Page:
Review: Superman – Last Son (DC Comics)Friday, January 16th, 2009
True Believers – Book of the Month – January 2009
SUPERMAN LAST SON
Written by Geoff Johns and Richard Donner
Artwork by Adam Kubert
Published by DC Comics
Who is Superman?
That is something that is not easily answered for many a comic book fan. If you were to ask any normal person they might laugh at you and say Clark Kent, and they may be right, however Superman is not any one thing for everyone. Everyone seems to have their own characteristics that make up their interpretation of the Man of Steel, and if there were a team of writers that reflected my own love of Superman, they would be Geoff Johns and Richard Donner.
Already famous as the director of the acclaimed Superman: The Movie Richard Donner has been a fan favorite in the Superman mythos for decades, and so his decision to work on Action Comics in 2006 was met with excitement. Even after the success of the original Superman movie, Donner was removed as direct for all the sequels, a decision that has always been a disappointment for many fans. Like the release of Superman II: The Richard Donner Cut in 2006, Superman Last Son allowed fans to get a glimpse of what could have been, and it was sweet.
The decision to team up with superstar writer Geoff Johns didn’t hurt either. Fresh off the heels of his popular limited series Infinite Crisis, Johns teamed his writing talents with Donner and their obvious love of the character to bring one of the freshest Superman stories in years. One of the themes of Infinite Crisis was to show that the DC Universe had become stale, and its characters were no longer the beacons of Truth, Justice and the American way they had once been. With Donner, Johns was able to craft a story that would bring Superman back and bring critical acclaim back to the book that started it all, Action Comics.
The story itself is nothing short of a summer blockbuster, worthy of Donner himself. Along with the Man of Steel their are appearances by Lex Luthor, Bizarro, General Zod, Ursa, Non, Metallo, Parasite, and Sarge Steel just to name a few. When a meteor show brings a young Kryptonian boy to Earth it means big things for Superman, but even bigger things for Clark Kent. Convinced that the boy is in danger from not only villains but the government alike, Clark and Lois decide to adopt the young Kryptonian, and Christopher Kent is born. Little do they know that his real parents are on their way and are determined to turn Clark’s world upside down.
When reading the story, I can’t help but be reminded of Superman The Movie, because there are so many similarities in how the characters are portrayed. Bringing back Zod, Ursa, and Non, characters heavily influenced by their appearance in Superman II, may have seemed risky, but it paid off. They were brought back in a very intriguing way, but it still made sense in the context of the story. Not only did we get to see the return of Zod, but we also saw the return of Mon-el. A friend of Clark’s who is trapped in the Phantom Zone.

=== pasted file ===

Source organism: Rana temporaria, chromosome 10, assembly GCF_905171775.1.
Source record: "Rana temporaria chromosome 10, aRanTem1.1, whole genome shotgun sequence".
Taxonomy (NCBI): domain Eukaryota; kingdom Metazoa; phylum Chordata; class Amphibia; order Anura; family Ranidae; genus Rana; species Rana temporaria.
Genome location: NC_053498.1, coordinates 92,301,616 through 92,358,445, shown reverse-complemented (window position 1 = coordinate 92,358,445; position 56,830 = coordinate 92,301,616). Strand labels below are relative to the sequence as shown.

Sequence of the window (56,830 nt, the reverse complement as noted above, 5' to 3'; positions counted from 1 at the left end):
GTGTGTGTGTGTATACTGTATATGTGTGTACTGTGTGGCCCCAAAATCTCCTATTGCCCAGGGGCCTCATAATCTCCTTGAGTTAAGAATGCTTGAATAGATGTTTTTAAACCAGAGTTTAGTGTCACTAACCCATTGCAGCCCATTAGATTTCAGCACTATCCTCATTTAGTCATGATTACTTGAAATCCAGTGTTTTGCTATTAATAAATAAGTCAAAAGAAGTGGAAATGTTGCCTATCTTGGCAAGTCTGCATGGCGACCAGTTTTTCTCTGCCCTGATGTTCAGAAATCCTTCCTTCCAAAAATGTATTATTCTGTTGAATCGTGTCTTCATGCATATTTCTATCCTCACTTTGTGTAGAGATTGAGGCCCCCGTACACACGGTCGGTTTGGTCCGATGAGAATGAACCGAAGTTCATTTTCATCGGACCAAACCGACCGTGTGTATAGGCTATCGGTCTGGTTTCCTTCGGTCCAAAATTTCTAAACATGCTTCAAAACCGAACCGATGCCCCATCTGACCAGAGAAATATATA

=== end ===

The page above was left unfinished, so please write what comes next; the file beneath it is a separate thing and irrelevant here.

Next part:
One can not talk about this story without taking time to talk about the amazing work of Adam Kubert on pencils. There has been some debate about his involvement on the project since an illness caused the last two issues to be delayed. As a result the story took 19 months to come out in issues, but all I can say is that it was totally worth the wait. I especially love his treatment of Clark and Lois in the book. Lois has been portrayed by many artists over the years, however I really like how Adam handles her, she looks very sophisticated, but at the same time shows the kindness that defines her character. I just love how Clark is portrayed, he looks like a big country boy, but I can see that there is more to him in his eyes, and Superman looks fantastic. A good balance between big and muscular, while not looking obscenely big. Also in my opinion on of Adam’s biggest strengths his his backgrounds, you can see that he spends a great deal of time getting all the details in there.
There is another special feature in this series that makes it unique, chapter four is presented in 3-D. This may sound like a gimmick, and I’m sure it was to an extent, but its explained in the series. In this issue most of it takes place with in the Phantom Zone, and the 3-D glasses act like protection goggles, and give the Zone a nice look to it. It was a really awesome affect, and I hope if we ever travel into the Phantom Zone in a movie, that it is in 3-D as well.
For me this series is all about Superman and how he fits into our world. An outsider from the moment he crashes here as a baby, Clark finds and instant connection to Chris, the boy from Krypton. And even though Superman has saved the world who knows how many times, he is still seen as an alien by the government. No matter how many lives he saves or how many friends he makes, he will always be alone, and that is the tragedy of Superman.
At the end of the day what we have here is just a great Superman story from two of the men that know him best. As Scott and I have said I’m sure hundreds of times anything that Geoff Johns touches turns to gold, and Richard Donner is the man that brought Superman to the world back in 1978. Everyone has their own interpretation of who Superman is and who he should be. I’ve never seen my Superman, but this is about as close as anyone has ever gotten.
I do believe a man can fly.
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